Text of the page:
Coda File System

Re: Coda and Debian Linux and PAM

From: Robert Watson <>
Date: Wed, 11 Nov 1998 22:14:09 -0500 (EST)
On Wed, 11 Nov 1998, Elliot Lee wrote:

> On Wed, 11 Nov 1998, Robert Watson wrote:
> > > 1) Is there any way to get Coda to do a clog upon login under Linux? 
> > > Perhaps this could be accomplished via PAM?
> > 
> > Due to the nature of the 'Coda Tokens', the auth server must know the
> > secret being used by the client (that is, their password) and be able to
> > associate it with the user account.  As I understand it, PAM does not have
> > an API call that goes: IHaveAUsernameGiveMeTheirSecret(), and in fact the
> > standard UNIX model of having one-way-hashed passwords prohibits this.
> Correct me if I'm wrong, but what part of:
> 	char *username, *password;
> 	pam_get_user(pamhandle, "Log in you bastard", &username);
> 	pam_get_item(pamhandle, PAM_AUTHTOK, &password);
> 	auth_server_authenticate(username, password);

So, it depends what database is backing the authentication system.  Coda
requires that it have a copy of the cleartext token in order to perform a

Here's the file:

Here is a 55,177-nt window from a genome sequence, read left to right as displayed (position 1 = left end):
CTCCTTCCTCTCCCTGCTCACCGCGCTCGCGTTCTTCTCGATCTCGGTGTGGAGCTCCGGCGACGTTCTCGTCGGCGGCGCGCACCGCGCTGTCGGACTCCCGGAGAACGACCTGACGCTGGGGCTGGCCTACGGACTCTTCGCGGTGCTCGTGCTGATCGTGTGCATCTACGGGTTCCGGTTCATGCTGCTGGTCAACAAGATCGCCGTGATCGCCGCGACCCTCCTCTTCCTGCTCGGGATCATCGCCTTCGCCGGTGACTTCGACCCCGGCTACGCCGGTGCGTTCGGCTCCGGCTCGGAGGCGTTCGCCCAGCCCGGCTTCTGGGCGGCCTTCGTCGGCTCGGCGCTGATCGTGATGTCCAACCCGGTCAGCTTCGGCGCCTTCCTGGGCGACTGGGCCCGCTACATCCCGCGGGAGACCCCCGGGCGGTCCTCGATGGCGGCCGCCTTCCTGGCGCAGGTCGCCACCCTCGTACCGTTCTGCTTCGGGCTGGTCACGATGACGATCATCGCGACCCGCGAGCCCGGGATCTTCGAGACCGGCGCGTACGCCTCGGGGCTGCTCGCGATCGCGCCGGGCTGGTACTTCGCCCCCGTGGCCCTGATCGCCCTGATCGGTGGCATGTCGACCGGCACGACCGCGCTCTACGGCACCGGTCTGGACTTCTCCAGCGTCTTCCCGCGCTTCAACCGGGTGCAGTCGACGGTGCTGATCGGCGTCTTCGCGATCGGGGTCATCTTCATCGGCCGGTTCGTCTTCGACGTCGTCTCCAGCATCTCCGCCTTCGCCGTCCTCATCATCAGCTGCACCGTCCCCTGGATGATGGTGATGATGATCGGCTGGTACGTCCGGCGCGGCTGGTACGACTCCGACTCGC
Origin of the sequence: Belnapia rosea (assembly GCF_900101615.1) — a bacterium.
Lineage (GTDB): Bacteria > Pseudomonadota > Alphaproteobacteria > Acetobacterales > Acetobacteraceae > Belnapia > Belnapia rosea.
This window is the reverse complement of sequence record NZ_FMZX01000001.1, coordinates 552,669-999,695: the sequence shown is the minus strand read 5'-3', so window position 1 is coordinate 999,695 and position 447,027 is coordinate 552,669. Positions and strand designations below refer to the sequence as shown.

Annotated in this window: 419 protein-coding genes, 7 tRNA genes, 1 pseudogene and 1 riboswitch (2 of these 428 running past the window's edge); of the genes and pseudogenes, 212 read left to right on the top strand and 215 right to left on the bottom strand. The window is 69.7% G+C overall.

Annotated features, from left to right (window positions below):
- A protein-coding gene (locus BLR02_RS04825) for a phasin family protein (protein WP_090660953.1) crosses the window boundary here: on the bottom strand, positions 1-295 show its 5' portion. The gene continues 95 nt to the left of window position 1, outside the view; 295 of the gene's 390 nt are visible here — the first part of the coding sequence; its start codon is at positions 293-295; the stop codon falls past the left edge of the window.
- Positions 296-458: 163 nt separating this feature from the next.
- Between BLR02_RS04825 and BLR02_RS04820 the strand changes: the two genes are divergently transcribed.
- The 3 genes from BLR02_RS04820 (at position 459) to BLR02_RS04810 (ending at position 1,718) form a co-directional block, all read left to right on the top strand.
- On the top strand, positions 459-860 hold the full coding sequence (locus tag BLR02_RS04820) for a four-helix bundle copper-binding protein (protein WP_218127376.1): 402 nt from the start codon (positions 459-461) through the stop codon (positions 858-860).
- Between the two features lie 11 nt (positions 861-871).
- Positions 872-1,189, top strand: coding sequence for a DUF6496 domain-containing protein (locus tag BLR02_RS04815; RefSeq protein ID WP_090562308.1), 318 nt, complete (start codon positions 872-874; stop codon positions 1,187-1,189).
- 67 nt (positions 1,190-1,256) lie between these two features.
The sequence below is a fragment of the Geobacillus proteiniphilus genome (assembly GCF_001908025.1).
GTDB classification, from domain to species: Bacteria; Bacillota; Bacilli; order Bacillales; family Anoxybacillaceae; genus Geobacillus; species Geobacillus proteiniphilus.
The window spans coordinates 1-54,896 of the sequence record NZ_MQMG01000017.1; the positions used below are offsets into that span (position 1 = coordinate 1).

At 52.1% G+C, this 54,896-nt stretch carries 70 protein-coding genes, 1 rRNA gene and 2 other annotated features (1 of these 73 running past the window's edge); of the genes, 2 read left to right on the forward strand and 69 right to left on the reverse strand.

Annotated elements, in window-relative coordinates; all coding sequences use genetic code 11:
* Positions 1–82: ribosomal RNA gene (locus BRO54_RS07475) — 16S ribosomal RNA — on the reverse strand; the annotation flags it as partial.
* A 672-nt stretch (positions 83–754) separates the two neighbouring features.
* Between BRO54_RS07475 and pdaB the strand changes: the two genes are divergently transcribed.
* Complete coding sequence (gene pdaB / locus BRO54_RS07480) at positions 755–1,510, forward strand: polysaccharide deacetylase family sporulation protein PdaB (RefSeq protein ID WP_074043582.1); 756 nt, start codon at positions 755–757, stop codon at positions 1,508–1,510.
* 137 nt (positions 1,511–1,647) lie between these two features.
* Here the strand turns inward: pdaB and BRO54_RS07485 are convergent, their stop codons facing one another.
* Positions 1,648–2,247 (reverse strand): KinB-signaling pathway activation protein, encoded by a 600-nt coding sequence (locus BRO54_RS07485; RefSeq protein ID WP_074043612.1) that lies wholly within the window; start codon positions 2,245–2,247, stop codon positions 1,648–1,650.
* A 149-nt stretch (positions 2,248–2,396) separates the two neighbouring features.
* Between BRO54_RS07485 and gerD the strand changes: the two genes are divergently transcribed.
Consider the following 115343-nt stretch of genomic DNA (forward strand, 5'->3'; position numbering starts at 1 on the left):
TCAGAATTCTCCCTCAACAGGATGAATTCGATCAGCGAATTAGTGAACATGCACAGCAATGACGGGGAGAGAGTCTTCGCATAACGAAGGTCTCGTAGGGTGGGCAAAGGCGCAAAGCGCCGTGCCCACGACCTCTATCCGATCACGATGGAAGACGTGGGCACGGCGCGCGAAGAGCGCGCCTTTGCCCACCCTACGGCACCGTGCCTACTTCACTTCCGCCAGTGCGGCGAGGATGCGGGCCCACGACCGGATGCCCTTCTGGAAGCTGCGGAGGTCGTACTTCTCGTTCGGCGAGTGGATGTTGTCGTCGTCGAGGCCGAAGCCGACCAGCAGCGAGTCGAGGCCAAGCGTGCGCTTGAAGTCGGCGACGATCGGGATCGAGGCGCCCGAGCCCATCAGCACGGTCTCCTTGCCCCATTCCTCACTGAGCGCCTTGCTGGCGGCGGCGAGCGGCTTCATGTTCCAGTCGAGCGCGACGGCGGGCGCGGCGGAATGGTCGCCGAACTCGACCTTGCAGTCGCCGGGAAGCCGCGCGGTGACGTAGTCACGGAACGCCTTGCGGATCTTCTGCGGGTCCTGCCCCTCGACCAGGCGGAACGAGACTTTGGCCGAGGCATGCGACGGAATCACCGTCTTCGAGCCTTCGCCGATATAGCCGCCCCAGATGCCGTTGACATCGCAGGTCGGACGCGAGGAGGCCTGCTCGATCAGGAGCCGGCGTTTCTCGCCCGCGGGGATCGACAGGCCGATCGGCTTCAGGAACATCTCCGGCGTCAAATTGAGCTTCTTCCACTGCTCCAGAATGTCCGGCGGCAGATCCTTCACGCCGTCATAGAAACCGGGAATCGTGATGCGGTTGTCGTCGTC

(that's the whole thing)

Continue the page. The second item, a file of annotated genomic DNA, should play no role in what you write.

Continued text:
shared-secret based binding.  In the standard UNIX password file, the
password is irreversibly encrypted, and unless you have shadowing, the
encrypted password is publically available.  As such, the Auth server
cannot use a standard UNIX password file as a source of secrets.  

The clarify a little -- the RPC2 bind uses your shared secret as a key to
perform encryption.  The auth server uses its copy of the secret to
decrypt that message and verify the contents (this happens over the course
of four packets to prevent replay attacks, etc -- it is a variant of
Needham-Shroeder shared secret).  If PAM cannot provide you with the
secret, then you cannot decrypt the client's request.

On the other hand, as I believe Peter must be referring to, a PAM module
can be written that runs on the Coda *client* and uses the ability to
retrieve Coda tokens to authenticate the user to a local identity.  This
is a straight-forward process, and almost identical the the Kerberos PAM
module's procedure.  That is, if you can acquire tokens for the user using
their name and secret, and the secret can then decrypt the tokens, then
they must be legitimate, and can be allowed to log in, assuming local
policy permits that.

  Robert N Watson 

Carnegie Mellon University  
TIS Labs at Network Associates, Inc.
SafePort Network Services       
Received on 1998-11-11 22:28:17